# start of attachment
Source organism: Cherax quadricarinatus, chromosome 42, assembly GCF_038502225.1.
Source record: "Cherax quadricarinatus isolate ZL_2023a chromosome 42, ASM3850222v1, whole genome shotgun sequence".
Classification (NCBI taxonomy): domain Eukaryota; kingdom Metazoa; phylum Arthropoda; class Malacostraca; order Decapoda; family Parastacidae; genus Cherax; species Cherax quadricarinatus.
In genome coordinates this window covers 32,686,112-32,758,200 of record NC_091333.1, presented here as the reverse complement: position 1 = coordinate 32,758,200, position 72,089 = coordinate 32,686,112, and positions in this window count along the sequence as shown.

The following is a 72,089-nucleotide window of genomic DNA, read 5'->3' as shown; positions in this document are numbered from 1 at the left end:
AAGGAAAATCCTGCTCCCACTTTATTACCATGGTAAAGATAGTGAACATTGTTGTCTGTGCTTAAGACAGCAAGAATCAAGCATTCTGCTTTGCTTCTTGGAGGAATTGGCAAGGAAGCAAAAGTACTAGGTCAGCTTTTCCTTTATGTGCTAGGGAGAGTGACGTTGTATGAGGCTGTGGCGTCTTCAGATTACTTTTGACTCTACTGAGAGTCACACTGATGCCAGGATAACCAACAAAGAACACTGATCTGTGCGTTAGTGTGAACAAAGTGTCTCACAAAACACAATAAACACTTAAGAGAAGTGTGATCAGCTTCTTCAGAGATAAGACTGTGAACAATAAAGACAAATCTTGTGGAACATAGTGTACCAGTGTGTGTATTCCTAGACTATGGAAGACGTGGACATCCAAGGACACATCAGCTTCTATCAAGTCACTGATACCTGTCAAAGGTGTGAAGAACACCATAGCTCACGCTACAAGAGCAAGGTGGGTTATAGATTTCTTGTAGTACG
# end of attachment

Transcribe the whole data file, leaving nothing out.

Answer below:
Source organism: Cherax quadricarinatus, chromosome 42, assembly GCF_038502225.1.
Source record: "Cherax quadricarinatus isolate ZL_2023a chromosome 42, ASM3850222v1, whole genome shotgun sequence".
Classification (NCBI taxonomy): domain Eukaryota; kingdom Metazoa; phylum Arthropoda; class Malacostraca; order Decapoda; family Parastacidae; genus Cherax; species Cherax quadricarinatus.
In genome coordinates this window covers 32,686,112-32,758,200 of record NC_091333.1, presented here as the reverse complement: position 1 = coordinate 32,758,200, position 72,089 = coordinate 32,686,112, and positions in this window count along the sequence as shown.

The following is a 72,089-nucleotide window of genomic DNA, read 5'->3' as shown; positions in this document are numbered from 1 at the left end:
AAGGAAAATCCTGCTCCCACTTTATTACCATGGTAAAGATAGTGAACATTGTTGTCTGTGCTTAAGACAGCAAGAATCAAGCATTCTGCTTTGCTTCTTGGAGGAATTGGCAAGGAAGCAAAAGTACTAGGTCAGCTTTTCCTTTATGTGCTAGGGAGAGTGACGTTGTATGAGGCTGTGGCGTCTTCAGATTACTTTTGACTCTACTGAGAGTCACACTGATGCCAGGATAACCAACAAAGAACACTGATCTGTGCGTTAGTGTGAACAAAGTGTCTCACAAAACACAATAAACACTTAAGAGAAGTGTGATCAGCTTCTTCAGAGATAAGACTGTGAACAATAAAGACAAATCTTGTGGAACATAGTGTACCAGTGTGTGTATTCCTAGACTATGGAAGACGTGGACATCCAAGGACACATCAGCTTCTATCAAGTCACTGATACCTGTCAAAGGTGTGAAGAACACCATAGCTCACGCTACAAGAGCAAGGTGGGTTATAGATTTCTTGTAGTACG